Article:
“It is entirely unacceptable that so many migrant workers are being paid below the minimum wage and that this has been allowed to persist for so long.

“These are people who have come to Australia, often in the most difficult circumstances, and may not be aware of their rights. Speaking up can mean risking their income, employment and even their right to stay in Australia.

“Employers who knowingly exploit these vulnerable people need to be called out, and protections put in place to ensure that coercion and intimidation have no part in the way we treat migrants, refugees and others on temporary visas,” Ms Reinoso said.

It is estimated that one in six migrant workers are paid below the minimum wage. The proposed measures will:

  • Make it a criminal offense to coerce someone into breaching their visa condition;
  • Introduce prohibition notices to stop employers from further hiring people on temporary visas where they have exploited migrants;
  • Increase penalties and new compliance tools to deter exploitation; and
  • Repeal section 235 of the Migration Act which actively undermines people reporting exploitative behaviour.

CORE Community Services is one of the largest settlement service providers in the Fairfield Local Government Area of NSW, which takes in the largest proportion of new arrivals in Australia.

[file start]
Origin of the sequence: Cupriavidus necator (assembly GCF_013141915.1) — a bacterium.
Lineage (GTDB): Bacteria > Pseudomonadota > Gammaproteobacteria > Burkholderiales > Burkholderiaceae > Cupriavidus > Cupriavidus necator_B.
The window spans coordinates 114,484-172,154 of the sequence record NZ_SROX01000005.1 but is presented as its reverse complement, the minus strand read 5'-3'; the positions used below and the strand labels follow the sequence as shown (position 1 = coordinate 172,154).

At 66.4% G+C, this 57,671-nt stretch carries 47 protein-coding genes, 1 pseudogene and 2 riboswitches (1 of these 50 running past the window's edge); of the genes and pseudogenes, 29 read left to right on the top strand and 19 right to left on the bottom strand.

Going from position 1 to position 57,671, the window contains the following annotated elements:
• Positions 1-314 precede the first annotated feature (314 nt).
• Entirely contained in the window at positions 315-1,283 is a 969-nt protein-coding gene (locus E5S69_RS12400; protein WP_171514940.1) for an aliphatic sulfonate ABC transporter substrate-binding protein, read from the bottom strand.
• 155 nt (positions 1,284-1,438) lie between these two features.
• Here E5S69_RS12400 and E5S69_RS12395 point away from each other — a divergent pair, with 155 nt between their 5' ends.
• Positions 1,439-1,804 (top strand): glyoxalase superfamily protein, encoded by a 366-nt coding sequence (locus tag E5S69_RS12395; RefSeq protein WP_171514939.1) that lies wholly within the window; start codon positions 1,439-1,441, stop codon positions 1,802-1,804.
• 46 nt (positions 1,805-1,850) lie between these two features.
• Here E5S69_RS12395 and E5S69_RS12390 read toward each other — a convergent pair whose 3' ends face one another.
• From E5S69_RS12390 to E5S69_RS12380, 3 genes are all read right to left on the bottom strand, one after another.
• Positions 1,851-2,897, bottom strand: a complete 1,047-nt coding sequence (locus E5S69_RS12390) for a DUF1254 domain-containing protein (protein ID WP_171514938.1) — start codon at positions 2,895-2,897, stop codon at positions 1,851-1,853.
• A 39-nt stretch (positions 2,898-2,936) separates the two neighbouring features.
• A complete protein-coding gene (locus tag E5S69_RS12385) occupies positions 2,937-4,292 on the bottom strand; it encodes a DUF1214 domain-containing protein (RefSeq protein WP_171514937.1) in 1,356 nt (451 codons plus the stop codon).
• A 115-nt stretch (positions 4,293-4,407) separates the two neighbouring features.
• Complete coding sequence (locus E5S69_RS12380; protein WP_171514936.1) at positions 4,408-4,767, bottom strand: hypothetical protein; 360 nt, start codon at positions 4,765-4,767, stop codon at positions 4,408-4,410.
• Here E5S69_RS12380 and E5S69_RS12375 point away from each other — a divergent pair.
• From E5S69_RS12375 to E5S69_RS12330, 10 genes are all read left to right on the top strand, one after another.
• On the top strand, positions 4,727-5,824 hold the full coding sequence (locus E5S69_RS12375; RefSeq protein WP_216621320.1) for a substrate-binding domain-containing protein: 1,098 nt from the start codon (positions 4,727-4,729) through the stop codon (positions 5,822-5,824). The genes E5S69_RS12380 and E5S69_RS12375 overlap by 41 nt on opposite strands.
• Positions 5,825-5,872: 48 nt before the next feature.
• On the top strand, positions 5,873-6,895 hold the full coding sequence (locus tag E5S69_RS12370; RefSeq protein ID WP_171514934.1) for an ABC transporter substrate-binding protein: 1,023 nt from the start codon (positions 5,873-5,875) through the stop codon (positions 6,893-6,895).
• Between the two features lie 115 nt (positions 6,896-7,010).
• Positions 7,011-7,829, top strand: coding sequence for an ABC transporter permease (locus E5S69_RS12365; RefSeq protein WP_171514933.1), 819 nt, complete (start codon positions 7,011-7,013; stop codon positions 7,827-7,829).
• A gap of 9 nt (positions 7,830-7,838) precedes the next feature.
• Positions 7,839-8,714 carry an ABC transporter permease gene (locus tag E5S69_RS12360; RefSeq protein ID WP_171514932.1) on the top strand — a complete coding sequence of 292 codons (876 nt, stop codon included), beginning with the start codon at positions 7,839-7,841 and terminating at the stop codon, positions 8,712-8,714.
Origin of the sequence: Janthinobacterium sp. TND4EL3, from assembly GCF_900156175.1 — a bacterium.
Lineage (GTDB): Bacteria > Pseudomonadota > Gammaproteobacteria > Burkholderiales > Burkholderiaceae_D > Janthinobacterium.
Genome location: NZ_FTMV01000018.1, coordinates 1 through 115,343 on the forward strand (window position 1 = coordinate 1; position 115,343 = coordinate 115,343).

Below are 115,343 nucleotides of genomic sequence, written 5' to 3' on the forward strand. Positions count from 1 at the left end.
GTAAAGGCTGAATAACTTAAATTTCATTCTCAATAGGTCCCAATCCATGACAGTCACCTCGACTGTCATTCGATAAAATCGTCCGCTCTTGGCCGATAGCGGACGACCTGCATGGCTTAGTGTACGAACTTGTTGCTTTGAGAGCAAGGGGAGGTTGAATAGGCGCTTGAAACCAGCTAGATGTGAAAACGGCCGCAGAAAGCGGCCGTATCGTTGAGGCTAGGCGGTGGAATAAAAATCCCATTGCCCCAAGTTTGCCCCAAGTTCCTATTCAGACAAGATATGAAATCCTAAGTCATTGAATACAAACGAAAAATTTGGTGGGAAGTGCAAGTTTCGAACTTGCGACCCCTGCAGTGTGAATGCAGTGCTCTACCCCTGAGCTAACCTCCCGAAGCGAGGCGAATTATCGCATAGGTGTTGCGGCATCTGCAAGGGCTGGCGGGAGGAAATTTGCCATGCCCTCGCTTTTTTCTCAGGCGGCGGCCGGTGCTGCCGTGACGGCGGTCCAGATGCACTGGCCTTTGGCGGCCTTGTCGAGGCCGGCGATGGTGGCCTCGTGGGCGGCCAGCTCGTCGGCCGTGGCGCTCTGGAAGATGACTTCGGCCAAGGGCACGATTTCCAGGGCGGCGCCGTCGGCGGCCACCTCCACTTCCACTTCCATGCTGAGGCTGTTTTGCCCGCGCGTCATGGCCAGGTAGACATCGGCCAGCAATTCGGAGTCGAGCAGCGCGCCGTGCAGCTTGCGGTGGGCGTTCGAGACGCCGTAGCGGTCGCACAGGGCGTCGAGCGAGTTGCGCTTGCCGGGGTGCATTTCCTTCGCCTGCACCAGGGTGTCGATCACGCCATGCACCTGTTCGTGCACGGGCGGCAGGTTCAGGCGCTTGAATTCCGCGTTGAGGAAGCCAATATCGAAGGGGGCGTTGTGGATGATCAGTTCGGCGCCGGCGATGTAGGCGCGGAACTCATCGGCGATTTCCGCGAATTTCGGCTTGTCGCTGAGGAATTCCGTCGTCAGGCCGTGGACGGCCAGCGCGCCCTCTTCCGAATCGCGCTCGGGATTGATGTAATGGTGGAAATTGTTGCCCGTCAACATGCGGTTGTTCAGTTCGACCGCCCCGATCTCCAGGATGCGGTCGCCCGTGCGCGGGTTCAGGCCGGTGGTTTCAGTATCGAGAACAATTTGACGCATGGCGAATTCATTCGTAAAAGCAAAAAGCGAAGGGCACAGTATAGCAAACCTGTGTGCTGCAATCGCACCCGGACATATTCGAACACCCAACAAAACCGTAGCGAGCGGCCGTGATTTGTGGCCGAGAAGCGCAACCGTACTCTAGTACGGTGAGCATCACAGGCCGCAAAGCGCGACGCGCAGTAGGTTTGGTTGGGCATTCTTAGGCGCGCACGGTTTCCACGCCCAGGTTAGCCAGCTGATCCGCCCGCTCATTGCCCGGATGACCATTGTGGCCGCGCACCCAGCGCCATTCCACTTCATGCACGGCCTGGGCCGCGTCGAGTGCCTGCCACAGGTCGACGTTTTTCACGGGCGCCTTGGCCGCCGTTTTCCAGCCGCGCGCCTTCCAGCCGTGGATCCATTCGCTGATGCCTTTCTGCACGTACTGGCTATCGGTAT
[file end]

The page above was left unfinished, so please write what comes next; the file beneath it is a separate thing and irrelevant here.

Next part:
“We are currently seeing unprecedented demand on our services as a result of cost-of-living issues, and this is compounded in circumstances where people are suffering because of unacceptable wages or conditions,” Ms Reinoso said.

“Arriving in a new country can be extremely challenging in dealing with issues such as housing, healthcare, child care and education. That burden is compounded when low-paid temporary migrant workers face exploitation, under-pay mentor intimidation at work.”

Link to Media Release


Media Release: Australia’s migration overhaul must focus on empowering people and communities

Australia’s migration system must continue to place an emphasis on permanent settlement by enabling migrants to reach their full potential and make a valuable contribution to their communities.

CORE Community Services, one of the largest settlement service providers in the Fairfield LGA which takes in the biggest proportion of new arrivals in Australia , has welcomed the overhaul and strategic review of the migration system announced today by the Minister for Home Affairs and Cyber Security, Clare O’Neil.

The Chief Executive Officer of CORE, Juana Reinoso, said the migration review final report provides a solid framework to build better pathways for migrants and improved connections with communities and services in Australia.

“Immigration plays a key part in the creation of dynamic economies, social cohesion, new cultures, and fresh ways of looking at the world.

“Australia’s migration system has a long history of success, but it is time to look again at how we can facilitate migrant arrival and help to establish the valuable social connections for migrants in the areas where they settle and work.